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Polar Dome: Story of Invention 

by Randy Buhler

I have always had a fascination with snow. Every winter I would construct a snow shelter of some sort. Over the years the various types of shelters I have made included an igloo, a quinzhee, tunnels, snow caves, ice-house, etc....

However, I was always frustrated at the length of time it took to make these shelters. I was also unimpressed with the irregular shapes, low-ceilings and small living area that were the results of my efforts.

One night, I was up far too late, driven to create a new shelter. I sat at my desk sketching various methods to create the perfect dome. I re-hashed some existing ideas, bladders of air, collapsible interior panels, snow-brick making molds, etc... But the existing ideas were problematic from a weight, cost or Achilles heel perspective.

The biggest problem looking back, is that everyone including myself was thinking of how to create an interior form ONTO which snow could be piled easily, then to be able to easily remove the form. The answer lay however, in creating something INTO which snow could be piled easily. I still get suggestions from well-meaning individuals to use a bladder on the inside. But a bladder is costly, heavy and subject to tear. Plus, the time it would take to inflate and deflate a bladder is longer than shoveling the snow necessary to fill and remove the snow from the same space. Also, a bladder would not allow the packing of edges that currently can take place.

Back to the story. I conceived of an idea of a form, or girdle in which snow could be shoveled and the edges packed. Instantly I knew it would work. I have invented many a gizmo over which I have had doubts, but not this time! I showed the concept of collapsible fabric panels to my father, Dick Buhler, who also recognized its potential success, and agreed to fund a prototype. Within a week or two, we had a prototype, with zippers along the edges of the panels. (Now we use a lacing system to fasten the panels.) It worked so well, that to this day we have yet to get a better snow structure. We have greatly improved on the panels themselves, but we still use a picture of the first Polar Dome in part of our promotion.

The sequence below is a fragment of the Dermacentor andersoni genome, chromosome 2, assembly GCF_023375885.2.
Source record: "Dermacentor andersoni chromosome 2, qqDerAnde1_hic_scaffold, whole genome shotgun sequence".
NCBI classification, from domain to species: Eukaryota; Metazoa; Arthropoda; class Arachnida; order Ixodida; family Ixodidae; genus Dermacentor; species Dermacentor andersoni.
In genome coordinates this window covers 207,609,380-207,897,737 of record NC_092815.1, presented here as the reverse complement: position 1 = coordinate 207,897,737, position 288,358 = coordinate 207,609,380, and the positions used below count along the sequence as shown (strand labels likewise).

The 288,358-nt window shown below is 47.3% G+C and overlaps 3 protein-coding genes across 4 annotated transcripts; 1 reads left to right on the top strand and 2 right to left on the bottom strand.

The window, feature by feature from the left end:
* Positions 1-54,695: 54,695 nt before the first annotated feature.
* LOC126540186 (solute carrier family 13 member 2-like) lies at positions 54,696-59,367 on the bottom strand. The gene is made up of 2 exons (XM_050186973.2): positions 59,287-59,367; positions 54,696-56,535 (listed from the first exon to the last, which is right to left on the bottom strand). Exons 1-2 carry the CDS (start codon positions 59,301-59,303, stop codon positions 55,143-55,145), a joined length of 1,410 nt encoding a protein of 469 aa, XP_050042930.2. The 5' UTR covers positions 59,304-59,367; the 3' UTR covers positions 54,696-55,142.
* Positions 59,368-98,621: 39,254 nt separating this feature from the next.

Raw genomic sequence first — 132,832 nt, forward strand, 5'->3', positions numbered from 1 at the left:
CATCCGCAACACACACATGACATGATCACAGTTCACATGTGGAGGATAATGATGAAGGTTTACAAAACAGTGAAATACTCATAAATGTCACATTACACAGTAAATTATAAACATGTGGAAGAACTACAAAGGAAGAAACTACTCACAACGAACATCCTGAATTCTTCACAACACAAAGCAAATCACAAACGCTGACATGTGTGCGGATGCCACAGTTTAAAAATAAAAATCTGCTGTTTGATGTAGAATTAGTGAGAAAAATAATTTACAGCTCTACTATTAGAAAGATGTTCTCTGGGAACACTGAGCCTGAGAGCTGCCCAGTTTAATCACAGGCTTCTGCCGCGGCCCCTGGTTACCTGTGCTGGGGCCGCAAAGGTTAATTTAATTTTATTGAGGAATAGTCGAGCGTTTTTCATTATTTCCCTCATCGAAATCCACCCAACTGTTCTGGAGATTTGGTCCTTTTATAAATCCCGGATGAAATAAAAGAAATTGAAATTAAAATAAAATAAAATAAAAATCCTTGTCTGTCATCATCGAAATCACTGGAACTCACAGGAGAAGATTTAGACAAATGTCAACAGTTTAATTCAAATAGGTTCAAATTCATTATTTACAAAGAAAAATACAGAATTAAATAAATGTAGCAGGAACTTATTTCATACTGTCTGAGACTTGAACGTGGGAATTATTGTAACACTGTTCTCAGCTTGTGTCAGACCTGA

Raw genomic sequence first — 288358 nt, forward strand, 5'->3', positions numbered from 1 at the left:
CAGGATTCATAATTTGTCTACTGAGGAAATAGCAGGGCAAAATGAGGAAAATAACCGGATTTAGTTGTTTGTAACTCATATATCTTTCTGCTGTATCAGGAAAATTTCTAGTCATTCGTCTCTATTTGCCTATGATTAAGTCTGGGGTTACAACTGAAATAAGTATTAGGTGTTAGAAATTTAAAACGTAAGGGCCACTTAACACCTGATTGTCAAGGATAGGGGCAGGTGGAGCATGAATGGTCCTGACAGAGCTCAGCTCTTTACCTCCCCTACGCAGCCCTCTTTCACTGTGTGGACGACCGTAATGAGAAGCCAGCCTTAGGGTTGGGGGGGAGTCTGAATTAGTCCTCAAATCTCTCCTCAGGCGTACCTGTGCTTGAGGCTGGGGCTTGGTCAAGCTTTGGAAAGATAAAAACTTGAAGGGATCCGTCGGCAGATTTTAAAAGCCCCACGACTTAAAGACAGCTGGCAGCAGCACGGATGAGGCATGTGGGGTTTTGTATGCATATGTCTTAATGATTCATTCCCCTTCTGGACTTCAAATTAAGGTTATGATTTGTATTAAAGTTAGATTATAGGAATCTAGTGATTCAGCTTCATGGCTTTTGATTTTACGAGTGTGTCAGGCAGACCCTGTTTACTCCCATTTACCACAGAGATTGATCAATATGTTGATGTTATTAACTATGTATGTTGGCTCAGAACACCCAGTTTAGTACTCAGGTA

I am constantly amazed at how well the Polar Dome panels work. Often I get comments from people saying "why didn't I think of that".

My brother Richard Buhler,  has become a true advocate of the Polar Dome and has contributed significantly in the invention of accessories, in designing and building production equipment, promotion and in business planning.

My mother, Esther Buhler, for the first several years allowed her basement to become a sewing factory. Way to go MOM!

This is truly a family effort in many ways.  All have contributed in significant ways.

Our biggest initial break came from Ely, Minnesota. The now late Sandy Bridges from the Boy Scout Northern Tier National High Adventure base invited us to demonstrate the Polar Dome to a leadership group. (In December of 1993) We flew out in a little plane for one afternoon to build a dome for them. They have been using Polar Domes ever since. 

[Note that the newer generation of technology, the "Ice Box" igloo-making kit, has replaced the classic "Polar Dome" above because of its efficiency.  See: Ice Box]

 

 

   

 

 


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Peer- Level Topic Links:
Igloo-Making Kit ] Igloos ] Dome How-To ] [ Polar Domes ] Ski Tour Tent ] Snow Houses ] Old Timer Hints ]

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Last modified: October 15, 2016.